Thursday, April 29, 2010

Take Me Home, Kerry Roads - sold

6"x8" oil on Belgian linen mounted on archival board (Raymar)

"Green, in the wizard arms
Of the foam-bearded Atlantic,
An isle of old enchantment,
A melancholy isle,
Enchanted and dreaming lies...."
- John Todhunter

Have you ever been to a new place and not felt at all like a stranger? Like you've been there before (or some part of you has)? Over the last five years of traveling over to Ireland, I've felt so very welcome, perfectly at home, and I think of my travels almost everyday that I am actually back home. I'm enjoying going through all my photos & reference materials for these new paintings I'm working on.

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Tuesday, April 27, 2010

New blog out there in the blogosphere!!

I am thrilled to be a part of a new blog for palette knife painters, with knife painters from around the world! Have a look, lots of exciting work here already!

This blog was created by Judy Mackey to showcase the works of artists around the world who paint primarily with the palette knife.

Blissful Baaaah - sold

5"x7" oil on gessoed masonite artboard

"In Ireland the inevitable never happens and the unexpected constantly occurs."
- Sir John Pentland Mahaffy

I think this is the first summer I won't make it over to Ireland,after traveling over there for the last five years. But I will be going there in paintings - and sharing more of these visions with you! I have tons of reference photos, notes, sketches & small plein-air paintings that I've make over there to work from along with some truly treasured memories!

When I went over, I never thought I'd be so enchanted by simple sheep! They were honestly as cute as could be. But one day, I took a walk by myself up to Bray Head at the end of Valentia Island. It was quite sunny that morning, and a nice breeze was blowing in off the Atlantic. The sheep and lambs were all in the pastures over looking the sea, they looked happy in the warm sunshine, and I felt,,,mesmerized! My heart rate slowed, I felt a real sense of calm (which I do over there anyway, but even more so). They brought such a smile to my face, as I studied their shapes, their movements, how they lay in the fields. Now I find that I've painted them many times over, and I never get tired of them, they still make me smile!

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Saturday, April 24, 2010

North Light Flowers

24"x36" oil on stretched linen

"You cannot do a kindness too soon, for you never know how soon it will be too late."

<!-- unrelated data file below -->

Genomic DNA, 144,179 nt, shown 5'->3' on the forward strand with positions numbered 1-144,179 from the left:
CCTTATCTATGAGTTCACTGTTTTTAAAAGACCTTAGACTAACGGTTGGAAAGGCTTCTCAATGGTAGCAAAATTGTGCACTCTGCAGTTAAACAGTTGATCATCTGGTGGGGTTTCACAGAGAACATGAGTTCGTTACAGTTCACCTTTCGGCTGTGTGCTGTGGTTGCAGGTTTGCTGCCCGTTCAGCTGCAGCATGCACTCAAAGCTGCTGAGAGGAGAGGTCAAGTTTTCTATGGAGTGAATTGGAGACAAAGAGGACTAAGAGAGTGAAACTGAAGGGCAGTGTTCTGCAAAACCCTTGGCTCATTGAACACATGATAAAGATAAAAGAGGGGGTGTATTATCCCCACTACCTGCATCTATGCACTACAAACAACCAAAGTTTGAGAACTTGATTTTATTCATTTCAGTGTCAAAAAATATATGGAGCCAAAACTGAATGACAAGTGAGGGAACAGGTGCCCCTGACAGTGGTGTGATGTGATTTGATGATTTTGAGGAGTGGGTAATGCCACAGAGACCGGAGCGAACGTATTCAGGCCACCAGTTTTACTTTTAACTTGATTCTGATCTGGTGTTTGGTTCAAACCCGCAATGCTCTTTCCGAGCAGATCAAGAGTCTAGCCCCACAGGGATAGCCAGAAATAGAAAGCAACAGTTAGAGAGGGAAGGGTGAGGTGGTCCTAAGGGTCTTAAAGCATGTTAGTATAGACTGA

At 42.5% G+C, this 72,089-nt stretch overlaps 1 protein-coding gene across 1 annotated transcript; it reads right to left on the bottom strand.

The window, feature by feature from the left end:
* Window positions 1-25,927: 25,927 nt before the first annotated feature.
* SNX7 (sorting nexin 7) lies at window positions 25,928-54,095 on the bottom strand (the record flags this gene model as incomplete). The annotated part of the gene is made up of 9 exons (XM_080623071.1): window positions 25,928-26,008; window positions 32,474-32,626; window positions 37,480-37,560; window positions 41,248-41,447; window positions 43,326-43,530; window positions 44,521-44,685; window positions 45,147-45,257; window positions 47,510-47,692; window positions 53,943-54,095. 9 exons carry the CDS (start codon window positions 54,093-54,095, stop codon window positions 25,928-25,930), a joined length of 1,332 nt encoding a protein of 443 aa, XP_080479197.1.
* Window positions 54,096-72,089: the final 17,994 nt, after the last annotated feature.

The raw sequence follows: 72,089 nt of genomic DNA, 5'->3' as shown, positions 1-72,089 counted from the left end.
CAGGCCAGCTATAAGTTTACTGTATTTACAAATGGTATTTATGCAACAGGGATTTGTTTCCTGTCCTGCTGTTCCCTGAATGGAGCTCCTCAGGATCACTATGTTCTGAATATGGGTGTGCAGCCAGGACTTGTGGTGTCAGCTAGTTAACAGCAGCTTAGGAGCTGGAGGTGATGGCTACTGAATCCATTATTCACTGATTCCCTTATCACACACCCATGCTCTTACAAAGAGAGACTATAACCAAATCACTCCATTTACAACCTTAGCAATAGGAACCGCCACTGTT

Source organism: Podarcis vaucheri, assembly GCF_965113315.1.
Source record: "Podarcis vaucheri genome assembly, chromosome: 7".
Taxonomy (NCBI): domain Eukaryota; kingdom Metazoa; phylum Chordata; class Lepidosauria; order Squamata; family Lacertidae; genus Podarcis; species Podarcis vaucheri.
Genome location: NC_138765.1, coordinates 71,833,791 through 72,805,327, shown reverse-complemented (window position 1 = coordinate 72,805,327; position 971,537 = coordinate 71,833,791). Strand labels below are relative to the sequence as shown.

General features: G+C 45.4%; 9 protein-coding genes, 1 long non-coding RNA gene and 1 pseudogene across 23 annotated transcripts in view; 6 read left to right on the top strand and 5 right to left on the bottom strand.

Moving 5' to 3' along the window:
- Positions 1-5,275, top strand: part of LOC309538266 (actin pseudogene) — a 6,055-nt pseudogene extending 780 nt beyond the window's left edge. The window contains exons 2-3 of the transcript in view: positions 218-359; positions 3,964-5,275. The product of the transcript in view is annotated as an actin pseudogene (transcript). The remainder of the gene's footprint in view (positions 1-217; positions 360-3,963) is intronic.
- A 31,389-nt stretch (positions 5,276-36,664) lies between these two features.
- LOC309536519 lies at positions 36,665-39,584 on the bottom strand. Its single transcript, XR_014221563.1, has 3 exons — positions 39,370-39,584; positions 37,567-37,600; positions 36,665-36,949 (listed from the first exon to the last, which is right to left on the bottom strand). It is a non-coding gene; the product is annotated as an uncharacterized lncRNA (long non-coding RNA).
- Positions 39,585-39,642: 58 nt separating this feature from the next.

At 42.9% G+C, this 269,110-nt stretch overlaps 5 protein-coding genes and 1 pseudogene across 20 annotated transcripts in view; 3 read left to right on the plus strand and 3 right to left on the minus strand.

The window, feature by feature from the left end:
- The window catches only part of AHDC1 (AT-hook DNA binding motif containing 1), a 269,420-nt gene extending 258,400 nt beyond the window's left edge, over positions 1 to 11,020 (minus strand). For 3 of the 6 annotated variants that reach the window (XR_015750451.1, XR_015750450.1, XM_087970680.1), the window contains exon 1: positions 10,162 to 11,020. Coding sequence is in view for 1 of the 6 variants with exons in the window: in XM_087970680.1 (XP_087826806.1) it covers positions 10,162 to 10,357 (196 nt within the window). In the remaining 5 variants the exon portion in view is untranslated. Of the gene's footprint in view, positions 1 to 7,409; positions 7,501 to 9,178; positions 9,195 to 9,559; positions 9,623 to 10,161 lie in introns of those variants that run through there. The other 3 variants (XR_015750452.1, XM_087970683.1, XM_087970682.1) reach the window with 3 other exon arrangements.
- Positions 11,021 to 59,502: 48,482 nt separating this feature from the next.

- Ralph Waldo Emerson

I've been enjoying working in my studio on these blooms while I wait for more blooms outside to open up. This is a larger one, 24"x36", named "North Light Flowers" - and is the reason why I enjoy my studio space so much. It has nice even light all day long. It's really a delight to work in this space - especially when I'm surrounded by flowers!

Email me for more information about this painting:

Thursday, April 22, 2010

Wrestling Alligators & Shipping Large Paintings

Just sharing some thoughts with other artists the last few days about the difficulty of shipping large works (36"x48"). I commented that the last huge one I did really felt like wrestling an alligator- you need a large cleared space, and there are certain parts that you can't/don't want to let go of while you're in the middle of this.

Now, I know there is the option of taking the whole canvas off of the stretcher bars, rolling it & shipping it in a tube container. But, if your work has the edges painted, and a lot of texture like mine....I'm quite concerned with disturbing the surface of the work.

- First a use a thin foam sheeting(comes on a roll, from U-line) to wrap the painting in. It's enough to keep the next layers from rubbing/marring the surface & edges.

-Next, I make a "sandwich" of a heavy-duty corrugated cardboard...AND THE SIZE MUST EXTEND PAST THE EDGES OF YOUR PAINTING. First I tape the foam wrapped painting to the bottom layer of the sandwich, then lay the top part on & tape it to the assembled stack, marking the outer layer with any instructions you might want to give to the person opening. This essentially prevents the edges from getting dinged and hopefully (unless they drive a truck over the thing) keeps your canvas from being punctured.

- Then - you need a box that is bigger than this should hopefully extend out past the edges 2-4 inches on each edge. I save the boxes from my framing company for the really large ones- It is the heaviest/thickest corrugated cardboard I've found. For smaller/midsized paintings, I use boxes from U-line. Depending on how your box opens will determine how you set it in there- but essentially all that empty space surrounding your "sandwich" will be filled with foam (I use foam peanuts & YES, I do recycle them).

- So far, this has been effective (over the last 4 years that I've been mailing/shipping pieces around). The smaller works go via Priority Mail & anything larger than 11x14 goes UPS. I think the biggest concern for shipping a large stretched canvas would be risk of puncture, so your "inner sandwich" should be a heavy-duty card board.

Now, all that said, there are some others who have various methods of shipping, one I'd love to point out is Stapleton Kearns, on building a crate. Quite effective, but I haven't given this one the 'ole "Girl Scout Try" just yet!

Please comment here if you have more questions, or email me at


Monday, April 19, 2010